• Arts & Culture Inspiration

    ASH WEDNESDAY: Cultural Resources


    I. Brief Historical Overview of Ash Wednesday

    The use of ashes in the church left only a few records in the first millennium of Church history. The first Ash Wednesday that provides for sprinkling ashes in community rather than the individual acknowledgment of repentance occurred somewhere around 960.

    Near the end of the 11th century, Pope Urban II of the Roman Catholic Church called for the general use of ashes on what we now know as Ash Wednesday. It was not until the 12th century that the practice of ashes being created by burning palm branches from the previous Palm Sunday was implemented.

    The Lenten Season

    The season of Lent serves as our reminder of the redemptive and salvific acts of Jesus Christ. The Lenten season commences each year 40 days before Easter (excluding Sundays) with Ash Wednesday (also known as the Day of Ashes). The day serves as a reminder for Christians of our sinful nature and the reality of death while simultaneously asking us to recall the gracious nature of God.

    On Ash Wednesday we participate in a worship service in which we include the ritual practice of the imposition of ashes. In some cases the ashes are a result of the burning of the palms from the previous year’s Palm Sunday. The ritual practice of the imposition of ashes is paired with a reading of a portion of Genesis 3:14-19 in some churches. This reading again draws our attention to the weakness and failings of humanity as demonstrated by God’s assertion, “from [the ground] you were taken. For dust you are, and to dust you shall return” (Genesis 3:19b).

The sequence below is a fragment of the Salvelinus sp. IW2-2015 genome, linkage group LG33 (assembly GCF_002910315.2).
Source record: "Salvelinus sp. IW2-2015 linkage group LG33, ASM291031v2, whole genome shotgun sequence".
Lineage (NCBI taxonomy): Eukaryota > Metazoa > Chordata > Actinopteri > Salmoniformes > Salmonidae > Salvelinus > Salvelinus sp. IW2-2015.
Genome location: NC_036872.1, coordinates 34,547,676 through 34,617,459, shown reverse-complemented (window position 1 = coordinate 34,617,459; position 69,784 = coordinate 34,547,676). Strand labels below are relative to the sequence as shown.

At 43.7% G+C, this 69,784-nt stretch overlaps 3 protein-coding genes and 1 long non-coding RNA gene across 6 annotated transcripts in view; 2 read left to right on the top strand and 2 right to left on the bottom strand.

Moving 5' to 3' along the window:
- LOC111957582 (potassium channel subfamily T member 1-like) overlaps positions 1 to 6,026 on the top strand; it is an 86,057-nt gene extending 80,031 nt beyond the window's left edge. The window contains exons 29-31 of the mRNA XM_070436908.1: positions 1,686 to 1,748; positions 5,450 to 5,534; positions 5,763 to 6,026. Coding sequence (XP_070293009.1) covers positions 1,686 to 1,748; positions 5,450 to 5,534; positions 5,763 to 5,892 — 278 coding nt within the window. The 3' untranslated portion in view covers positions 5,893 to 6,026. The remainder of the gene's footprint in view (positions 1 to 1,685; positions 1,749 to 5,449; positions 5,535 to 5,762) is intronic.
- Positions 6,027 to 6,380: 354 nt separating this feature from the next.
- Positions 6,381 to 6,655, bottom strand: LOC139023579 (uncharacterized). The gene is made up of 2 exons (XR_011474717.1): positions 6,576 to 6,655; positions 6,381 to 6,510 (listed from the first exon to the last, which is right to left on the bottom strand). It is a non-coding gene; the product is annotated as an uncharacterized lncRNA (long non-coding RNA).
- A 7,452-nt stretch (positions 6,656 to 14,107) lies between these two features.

Why ashes? The ashes are symbolic of our mortality and are placed upon the foreheads of those in worship in the sign of the Cross to remind us of the power of Jesus’ sacrifice. In the Bible we are pointed to moments in which members of the community in ancient Israel expressed mourning and sorrow with ashes. In Job (2:8) he sits on ashes to express his mourning the death of his children. In Jeremiah 6:26 the prophet proclaims, “O my poor people, put on sackcloth, and roll in ashes; make mournings as for an only child, most bitter lamentations.” Ashes in ancient Israel were an outward sign of mourning and repentance. In this day of penitence we begin again a journey of repentance before we acknowledge the glory of the Resurrection. As a result, before we celebrate Christ’s glory we mourn the frailty of human existence.

    II. Songs That Speak to the Moment

    A. Hymns

    “Walk Together Children” is a Negro spiritual arranged by Evelyn Simpson-Curenton. This song could be used during the invocation, the altar call, or before the pastoral prayer. During the Lenten season it is a call for unity and endurance; both of these qualities are lifted in today’s texts.

    Walk Together Children
    Walk together children
    Don’t you get weary
    Walk together children
    Don’t you get weary
    Oh, talk together children
    Don’t you get weary
    There’s a great camp meeting in the promised land

    Sing together children
    Don’t you get weary
    Sing together children
    Don’t you get weary
    Oh, shout together children
    Don’t you get weary
    There’s a great camp meeting in the promised land.1

    “Am I a Soldier Of the Cross” by Isaac Watts is a metered hymn also arranged by Evelyn Simpson-Curenton. It is a song about continuing the cause for Christ as a result of the grace that we have been given because of the sacrifices of Christ. This song could be played softly during the imposition of ashes.

    Am I a Soldier of the Cross
    Am I a soldier of the cross,
    A follower of the Lamb,
    And shall I fear to own His cause,
    Or blush to speak His Name?

    Must I be carried to the skies
    On flowery beds of ease,
    While others fought to win the prize,
    And sailed through bloody seas?

    Are there no foes for me to face?
    Must I not stem the flood?
    Is this vile world a friend to grace,
    To help me on to God?

    Sure I must fight if I would reign;